this article reminded me of grade-school social blather: X saw Y kissing Z at the party... couldn't we have a genuinely informative article on what properties fdsoi brings, how much trouble it'll cause, etc.
The industry in Japan actually has very deep FDSOI roots. Nobuyuki SUGII's (then) Hitachi team had a break-through paper at IEDM in 2008 “Comprehensive Study on Vth Variability in Silicon on Thin BOX (SOTB) CMOS with Small Random-Dopant Fluctuation: Finding a Way to Further Reduce Variation,” -- but they called it SOTB, so people might not realize it is indeed planar FD-SOI. Dr. Sugii first wrote about it for ASN in 2009 (http://www.advancedsubstratenews.com/2009/05/less-than-ever/), and in 2010 argued that the benefits would even be there for nodes as far back as 40/65nm (where there's still plenty of business see http://eda360insider.wordpress.com/2011/09/07/where-is-the-mainstream-ic-process-technology-today-28nm-40nm-65nm/). See Dr. Sugii's piece making the argument for the older nodes at http://www.advancedsubstratenews.com/2010/07/the-moment-is-now/. So in short, they might not need much convincing!
For those looking for more FDSOI info, the Consortium's got a huge amount -- see www.soiconsortium.org.
Can somebody explain why FDSOI 20nm can be in the same cost range as bulk CMOS? where did $400-500 wafer cost delta go? Is there fundamental processes,design assumption initiated doing this comparison? Performance is one thing, cost is a different issue. this can always be used for extreme low power application, which can tolerate higher pricing.
Unless the yield can reach 80% robustly, even such cost analysis doesn't mean much for die cost if it targetted for general mobile phone applications.
There are a number of pros and cons when FDSOI is discussed partly because the core issues associated with FDSOI are not properly addressed. One of the critical issues with FDSOI is its scalerbility. According to device theory the SOI thickness or transistor channel thickness required to suppress transistor leakage current or short channel effect is 7nm for 28nm node, 3.5nm for 14nm node and 2.5nm for 10nm node. Soitec, the largest SOI wafer manufacturer, announced at 2011 SOI conference that what it can deliver in volume manufacturing are minimum 12nm SOI and 25nm UTBB(ultrathin buried oxide), meaning that ST has to thin down 12nm SOI to obtain the final 7nm SOI uniformly and reliably across 350mm wafers. If ST' FDSOI is superior to planer bulk 28nm and is available today as ST claims, why ARMH and Qulcomm's Snapdragon chips are manufactured for over two years by TSMC, but not by ST? 14nm and 10nm FDSOI require the SOI thickness of 3.5nm and 2.5nm, respectively. Such thin FDSOI not only physically can't be manufactured but also subject to so called quantum confinement or device physics limit. Therefore, ST's 14nm node will be the end of FDSOI scaling. On the other hand, FinFET will be extended to 4nm node because the fin width that is equivalent to SOI thickness requires 4nm in order to suppress the transistor leakage current. 4nm is equal to the gate length in this case. Furthermore, Intel's FinFET doesn't rely on Soitec wafers. Therefore, FDSOI can't be a viable alternative to FinFET. SKim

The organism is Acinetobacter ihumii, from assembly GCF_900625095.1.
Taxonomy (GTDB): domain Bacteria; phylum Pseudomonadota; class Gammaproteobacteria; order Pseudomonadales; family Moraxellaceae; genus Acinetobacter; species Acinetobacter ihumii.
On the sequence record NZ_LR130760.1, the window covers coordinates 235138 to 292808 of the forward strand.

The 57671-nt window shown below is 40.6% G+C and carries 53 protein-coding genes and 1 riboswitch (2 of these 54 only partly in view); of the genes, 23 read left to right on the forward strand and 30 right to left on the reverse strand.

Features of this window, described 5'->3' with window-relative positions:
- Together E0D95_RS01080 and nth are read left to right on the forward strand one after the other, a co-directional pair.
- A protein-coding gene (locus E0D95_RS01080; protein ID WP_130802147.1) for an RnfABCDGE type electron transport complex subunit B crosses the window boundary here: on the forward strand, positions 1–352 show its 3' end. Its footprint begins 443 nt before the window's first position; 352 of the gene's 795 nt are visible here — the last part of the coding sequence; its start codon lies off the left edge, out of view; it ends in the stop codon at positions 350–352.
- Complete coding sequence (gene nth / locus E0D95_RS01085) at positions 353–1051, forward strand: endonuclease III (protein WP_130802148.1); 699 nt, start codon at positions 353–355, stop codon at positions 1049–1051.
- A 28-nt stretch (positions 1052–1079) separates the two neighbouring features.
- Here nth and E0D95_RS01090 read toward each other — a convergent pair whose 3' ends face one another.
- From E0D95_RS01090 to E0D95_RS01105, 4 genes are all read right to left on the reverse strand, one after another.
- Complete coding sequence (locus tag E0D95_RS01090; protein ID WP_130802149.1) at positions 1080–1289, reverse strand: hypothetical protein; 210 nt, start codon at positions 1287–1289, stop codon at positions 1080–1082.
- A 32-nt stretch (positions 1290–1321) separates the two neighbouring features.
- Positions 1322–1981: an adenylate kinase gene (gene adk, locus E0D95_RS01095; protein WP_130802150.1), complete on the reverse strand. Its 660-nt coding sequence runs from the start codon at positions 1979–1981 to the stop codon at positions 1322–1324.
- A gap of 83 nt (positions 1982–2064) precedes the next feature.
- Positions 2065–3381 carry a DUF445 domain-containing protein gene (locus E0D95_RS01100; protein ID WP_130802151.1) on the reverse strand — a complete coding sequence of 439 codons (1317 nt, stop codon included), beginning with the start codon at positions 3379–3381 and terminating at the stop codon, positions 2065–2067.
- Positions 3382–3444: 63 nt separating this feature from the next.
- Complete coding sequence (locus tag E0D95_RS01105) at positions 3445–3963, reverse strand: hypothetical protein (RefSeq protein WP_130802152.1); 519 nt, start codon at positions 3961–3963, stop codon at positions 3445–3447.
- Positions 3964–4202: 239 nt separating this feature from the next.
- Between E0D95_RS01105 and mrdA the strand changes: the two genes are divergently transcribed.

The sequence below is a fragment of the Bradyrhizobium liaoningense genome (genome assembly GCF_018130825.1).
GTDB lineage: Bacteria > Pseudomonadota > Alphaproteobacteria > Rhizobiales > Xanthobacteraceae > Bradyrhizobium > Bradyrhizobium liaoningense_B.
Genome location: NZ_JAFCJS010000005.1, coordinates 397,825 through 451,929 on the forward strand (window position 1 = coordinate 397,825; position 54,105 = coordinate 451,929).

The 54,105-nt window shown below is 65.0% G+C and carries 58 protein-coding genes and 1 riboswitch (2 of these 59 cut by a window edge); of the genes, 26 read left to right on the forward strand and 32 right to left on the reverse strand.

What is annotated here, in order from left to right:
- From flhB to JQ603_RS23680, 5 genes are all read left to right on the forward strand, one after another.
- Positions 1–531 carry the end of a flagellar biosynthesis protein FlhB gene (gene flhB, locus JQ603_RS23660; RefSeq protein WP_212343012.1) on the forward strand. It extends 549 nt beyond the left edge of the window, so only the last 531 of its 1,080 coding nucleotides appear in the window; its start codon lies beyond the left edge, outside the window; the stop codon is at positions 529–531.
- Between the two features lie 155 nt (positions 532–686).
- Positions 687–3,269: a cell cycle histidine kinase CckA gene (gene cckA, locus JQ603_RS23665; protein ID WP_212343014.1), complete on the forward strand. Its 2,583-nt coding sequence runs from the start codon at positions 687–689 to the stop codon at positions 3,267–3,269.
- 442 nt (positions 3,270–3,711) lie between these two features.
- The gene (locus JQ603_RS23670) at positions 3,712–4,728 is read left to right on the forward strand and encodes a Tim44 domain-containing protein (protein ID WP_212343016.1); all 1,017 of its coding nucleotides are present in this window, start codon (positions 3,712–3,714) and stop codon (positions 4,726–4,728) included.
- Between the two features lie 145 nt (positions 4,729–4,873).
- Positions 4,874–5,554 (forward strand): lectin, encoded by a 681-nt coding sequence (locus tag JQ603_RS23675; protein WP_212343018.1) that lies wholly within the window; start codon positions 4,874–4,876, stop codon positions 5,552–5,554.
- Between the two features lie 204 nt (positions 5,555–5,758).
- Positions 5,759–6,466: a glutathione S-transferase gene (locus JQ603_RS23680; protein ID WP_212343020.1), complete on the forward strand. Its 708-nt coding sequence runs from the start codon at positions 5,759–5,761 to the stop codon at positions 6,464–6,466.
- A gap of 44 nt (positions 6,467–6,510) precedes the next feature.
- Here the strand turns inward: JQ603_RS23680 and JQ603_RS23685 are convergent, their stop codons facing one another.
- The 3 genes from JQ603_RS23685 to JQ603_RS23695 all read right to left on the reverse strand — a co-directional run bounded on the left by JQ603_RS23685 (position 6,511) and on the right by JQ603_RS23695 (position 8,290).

There are lots of genuinely informative articles on the benefits (and costs) of FD-SOI. As a planar technology, there are very few problems it'll cause, but check out some of the info on ST.com (my employer) or Semiwiki.com.
What are the engineering and design challenges in creating successful IoT devices? These devices are usually small, resource-constrained electronics designed to sense, collect, send, and/or interpret data. Some of the devices need to be smart enough to act upon data in real time, 24/7. Specifically the guests will discuss sensors, security, and lessons from IoT deployments.